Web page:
The last person to be elected governor of Jakarta ended up President of Indonesia after two years which helps explain why the country's elites have so much invested in next year's election.
The three pairs of candidates vying to be governor and deputy are all backed by prominent politicians and reflect the power play between President Joko Widodo, his rival retired general Prabowo Subianto, and former president Susilo Bambang Yudhoyono.
The competition is as much about Jakarta’s old elites as the candidates themselves. Incumbent Basuki Tjahaja Purnama - better known by his nickname Ahok - and his running mate are backed by the ruling Indonesian Democratic Party for Struggle (PDI-P). Widodo ran on the PDI-P ticket to become Jakarta governor and president and there is interesting politics between him and the party's leader, former president Megawati Sukarnoputri.
Former education minister Anies Baswedan and businessman Sandiaga Uno are backed by a coalition of parties led by Subianto's Great Indonesia Movement (Gerindra). The third ticket, a surprise late addition, features Yudhoyono’s eldest son Agus Harimurti and running mate, veteran Jakarta bureaucrat Sylviana Murni. is backed by Yudhoyono’s Democrat Party.
Purnama has been governor of Indonesia's sprawling capital city – the beating heart of Southeast Asia's biggest economy – since 2014, when his predecessor, Widodo, moved on to the presidency. Before that, Widodo and Purnama played Jakarta's good cop and bad cop. Widodo took a more conciliatory approach to solving problems and left the tough talk to his deputy.
Purnama has honed his no-nonsense style over the last two years, upsetting some in the establishment but winning public support by showing his desire to improve life for the more than 10 million residents of Jakarata, a chaotic mega-city plagued by corruption, flooding and general bureaucratic incompetence.
He has improved public services. He has tried to enforce rules against waste dumping and illegal construction. And he has sacked some corrupt or underperforming officials.
Purnama's critics say he has pushed too far, attacking, for example, the vigour with which he demolishes slum settlements.
Some in the world's biggest Muslim majority nation have also taken aim at his religious and ethnic background: Purnama is an ethnic Chinese and a Christian.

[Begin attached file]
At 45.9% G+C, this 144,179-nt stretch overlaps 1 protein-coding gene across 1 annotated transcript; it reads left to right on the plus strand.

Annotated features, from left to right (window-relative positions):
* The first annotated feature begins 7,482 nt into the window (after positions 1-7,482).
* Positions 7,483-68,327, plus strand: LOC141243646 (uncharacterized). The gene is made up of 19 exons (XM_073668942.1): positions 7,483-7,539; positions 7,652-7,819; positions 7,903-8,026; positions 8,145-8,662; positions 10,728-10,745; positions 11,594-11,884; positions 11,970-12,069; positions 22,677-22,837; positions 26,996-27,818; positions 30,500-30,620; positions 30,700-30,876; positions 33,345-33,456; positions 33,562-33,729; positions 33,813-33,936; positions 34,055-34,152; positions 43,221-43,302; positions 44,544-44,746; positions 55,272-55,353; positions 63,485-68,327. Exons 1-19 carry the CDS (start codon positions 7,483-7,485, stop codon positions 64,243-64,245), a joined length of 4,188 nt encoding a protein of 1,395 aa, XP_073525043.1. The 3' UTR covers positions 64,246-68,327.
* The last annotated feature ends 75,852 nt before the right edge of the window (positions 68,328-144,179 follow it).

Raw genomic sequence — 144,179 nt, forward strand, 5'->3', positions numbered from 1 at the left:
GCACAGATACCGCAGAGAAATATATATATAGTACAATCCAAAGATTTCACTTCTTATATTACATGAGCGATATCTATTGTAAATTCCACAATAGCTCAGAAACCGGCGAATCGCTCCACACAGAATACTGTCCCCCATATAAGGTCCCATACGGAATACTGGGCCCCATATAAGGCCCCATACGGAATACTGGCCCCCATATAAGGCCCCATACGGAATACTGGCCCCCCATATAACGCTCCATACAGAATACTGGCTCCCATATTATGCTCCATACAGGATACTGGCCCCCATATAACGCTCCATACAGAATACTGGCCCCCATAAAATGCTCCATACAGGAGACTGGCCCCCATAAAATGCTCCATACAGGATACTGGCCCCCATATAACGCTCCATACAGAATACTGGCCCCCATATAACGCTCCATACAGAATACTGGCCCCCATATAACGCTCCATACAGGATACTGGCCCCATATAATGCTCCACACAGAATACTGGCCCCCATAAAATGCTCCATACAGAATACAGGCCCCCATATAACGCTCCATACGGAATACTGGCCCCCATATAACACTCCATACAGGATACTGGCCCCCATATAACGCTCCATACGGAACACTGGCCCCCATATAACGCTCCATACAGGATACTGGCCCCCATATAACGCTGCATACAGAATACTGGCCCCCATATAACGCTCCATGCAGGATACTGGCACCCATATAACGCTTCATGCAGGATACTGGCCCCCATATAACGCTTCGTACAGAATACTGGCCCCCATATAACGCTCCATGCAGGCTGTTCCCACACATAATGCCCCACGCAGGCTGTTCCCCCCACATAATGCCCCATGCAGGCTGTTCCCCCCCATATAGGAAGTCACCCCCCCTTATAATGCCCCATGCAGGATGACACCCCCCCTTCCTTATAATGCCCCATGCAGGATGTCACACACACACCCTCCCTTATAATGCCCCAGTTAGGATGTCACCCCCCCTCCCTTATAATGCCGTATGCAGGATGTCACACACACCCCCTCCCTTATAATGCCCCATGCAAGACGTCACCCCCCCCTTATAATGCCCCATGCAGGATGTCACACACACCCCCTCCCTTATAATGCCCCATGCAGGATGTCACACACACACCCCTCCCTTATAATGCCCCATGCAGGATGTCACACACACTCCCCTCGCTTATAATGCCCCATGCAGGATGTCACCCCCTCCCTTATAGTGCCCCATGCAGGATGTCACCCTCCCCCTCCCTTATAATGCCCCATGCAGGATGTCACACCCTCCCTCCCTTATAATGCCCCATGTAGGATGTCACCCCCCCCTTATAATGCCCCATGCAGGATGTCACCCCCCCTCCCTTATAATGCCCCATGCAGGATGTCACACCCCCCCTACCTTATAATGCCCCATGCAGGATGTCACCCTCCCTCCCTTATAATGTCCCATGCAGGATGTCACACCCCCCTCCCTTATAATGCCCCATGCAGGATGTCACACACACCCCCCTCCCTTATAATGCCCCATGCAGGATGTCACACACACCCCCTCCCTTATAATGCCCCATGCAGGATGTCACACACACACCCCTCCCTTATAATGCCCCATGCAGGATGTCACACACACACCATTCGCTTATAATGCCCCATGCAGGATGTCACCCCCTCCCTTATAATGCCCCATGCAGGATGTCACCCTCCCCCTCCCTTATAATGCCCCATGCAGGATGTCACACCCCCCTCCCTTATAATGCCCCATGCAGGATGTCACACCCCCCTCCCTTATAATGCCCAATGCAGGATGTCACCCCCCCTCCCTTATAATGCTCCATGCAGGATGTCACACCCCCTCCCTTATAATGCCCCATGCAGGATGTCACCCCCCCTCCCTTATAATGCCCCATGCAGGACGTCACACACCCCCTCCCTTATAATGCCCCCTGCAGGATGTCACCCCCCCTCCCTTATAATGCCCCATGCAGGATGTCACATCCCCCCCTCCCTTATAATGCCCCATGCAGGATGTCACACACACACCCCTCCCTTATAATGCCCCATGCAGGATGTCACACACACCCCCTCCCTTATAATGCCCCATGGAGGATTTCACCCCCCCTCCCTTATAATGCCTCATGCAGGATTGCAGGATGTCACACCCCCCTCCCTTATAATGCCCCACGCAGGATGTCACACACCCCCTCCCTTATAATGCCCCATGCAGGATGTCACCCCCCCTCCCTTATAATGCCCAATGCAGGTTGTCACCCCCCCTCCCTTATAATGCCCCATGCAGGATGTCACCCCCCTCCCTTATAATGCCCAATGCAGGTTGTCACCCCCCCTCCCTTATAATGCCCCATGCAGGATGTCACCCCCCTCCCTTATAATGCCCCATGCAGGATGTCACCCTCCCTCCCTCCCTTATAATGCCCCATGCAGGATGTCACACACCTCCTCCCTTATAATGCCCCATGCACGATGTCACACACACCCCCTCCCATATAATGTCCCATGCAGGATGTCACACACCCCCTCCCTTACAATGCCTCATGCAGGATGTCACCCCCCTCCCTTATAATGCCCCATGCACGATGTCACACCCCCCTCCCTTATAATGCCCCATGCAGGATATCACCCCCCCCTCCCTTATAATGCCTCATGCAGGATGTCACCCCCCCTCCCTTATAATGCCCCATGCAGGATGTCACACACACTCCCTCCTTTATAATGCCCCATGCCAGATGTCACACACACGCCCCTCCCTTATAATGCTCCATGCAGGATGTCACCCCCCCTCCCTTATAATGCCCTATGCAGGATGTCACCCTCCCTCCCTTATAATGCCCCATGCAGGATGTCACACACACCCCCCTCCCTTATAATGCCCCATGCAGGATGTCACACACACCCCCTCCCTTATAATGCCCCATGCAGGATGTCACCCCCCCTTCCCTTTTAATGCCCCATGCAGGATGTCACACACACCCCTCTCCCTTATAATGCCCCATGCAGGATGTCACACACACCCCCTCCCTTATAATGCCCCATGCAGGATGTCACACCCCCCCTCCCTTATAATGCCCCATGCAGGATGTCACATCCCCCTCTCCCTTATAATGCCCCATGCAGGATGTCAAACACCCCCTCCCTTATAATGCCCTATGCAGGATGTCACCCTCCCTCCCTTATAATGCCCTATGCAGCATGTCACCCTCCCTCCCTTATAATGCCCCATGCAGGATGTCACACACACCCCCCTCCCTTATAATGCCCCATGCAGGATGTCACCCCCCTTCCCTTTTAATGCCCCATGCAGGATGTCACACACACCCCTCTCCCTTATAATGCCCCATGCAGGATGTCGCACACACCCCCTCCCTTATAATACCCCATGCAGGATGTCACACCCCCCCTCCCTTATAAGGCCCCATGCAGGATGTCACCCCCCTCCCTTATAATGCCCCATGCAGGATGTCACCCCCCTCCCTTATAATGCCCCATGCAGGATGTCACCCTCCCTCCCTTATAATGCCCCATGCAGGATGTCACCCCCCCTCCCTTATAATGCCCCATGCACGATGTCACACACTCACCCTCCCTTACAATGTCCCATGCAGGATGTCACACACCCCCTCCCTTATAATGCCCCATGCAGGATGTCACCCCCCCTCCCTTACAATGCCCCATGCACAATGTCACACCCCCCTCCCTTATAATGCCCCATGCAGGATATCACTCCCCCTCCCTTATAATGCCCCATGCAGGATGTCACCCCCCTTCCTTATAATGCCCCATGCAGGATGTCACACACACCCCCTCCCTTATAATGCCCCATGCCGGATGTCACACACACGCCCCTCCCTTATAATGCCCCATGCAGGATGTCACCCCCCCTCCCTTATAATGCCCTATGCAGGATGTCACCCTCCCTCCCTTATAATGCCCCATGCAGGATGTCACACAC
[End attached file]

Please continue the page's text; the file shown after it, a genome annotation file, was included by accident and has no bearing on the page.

But playing the race and religion card did not work in 2012, when Purnama won with Widodo and polling suggests it won't resonate this time either.
His two rivals are trying to highlight their very real differences from the incumbent.
Baswedan, the former education minister, is polite, officious and calm. He has been playing up his image as a 'good Muslim'. His running mate, Uno, is a private equity investor whose entry into politics has been somewhat gaffe-prone. The youthful-looking millionaire, who advised Subianto on economic policy during the 2014 presidential election, was forced into a clumsy apology early on in the campaign after photos of him wearing an unflattering tight tracksuit went viral.
Meanwhile Yudhoyono, who has been trying to carve out a role as a senior statesman since stepping down from the presidency in 2014, has put forward his eldest son Agus for the job. The 38-year-old up-and-coming army officer has the pedigree of an elite family, but he is no politician yet. Critics question whether his military links and good looks will be enough to win voters however supporters believe he will impress more than his higher profile younger brother, Edhie Baskoro, who has stepped down from his role as secretary-general of the Democrat Party.
For Subianto, Sukarnoputri and Yudhoyono, the Jakarta governorship is about much more than who gets to clean up the city's polluted rivers and manage the trash collection.
All three see it as a proxy battle for political influence, ahead of the next presidential election in 2019.
Where does that leave Purnama? He was sworn in as deputy Jakarta governor under Gerindra, but fell out and left the party. Sukarnoputri threw her support behind him just days before the registration deadline. But she could be in for a disappointment. Just like Widodo, also a PDI-P member, Purnama doesn’t want to be anyone else’s man.
The contest illustrates that Indonesia's democracy is, to a large extent, a fight between emerging leaders with strong public support such as Widodo and Purnama and old war horses trying to maintain their influence.
Photo courtesy of Flickr user Yasunari Goto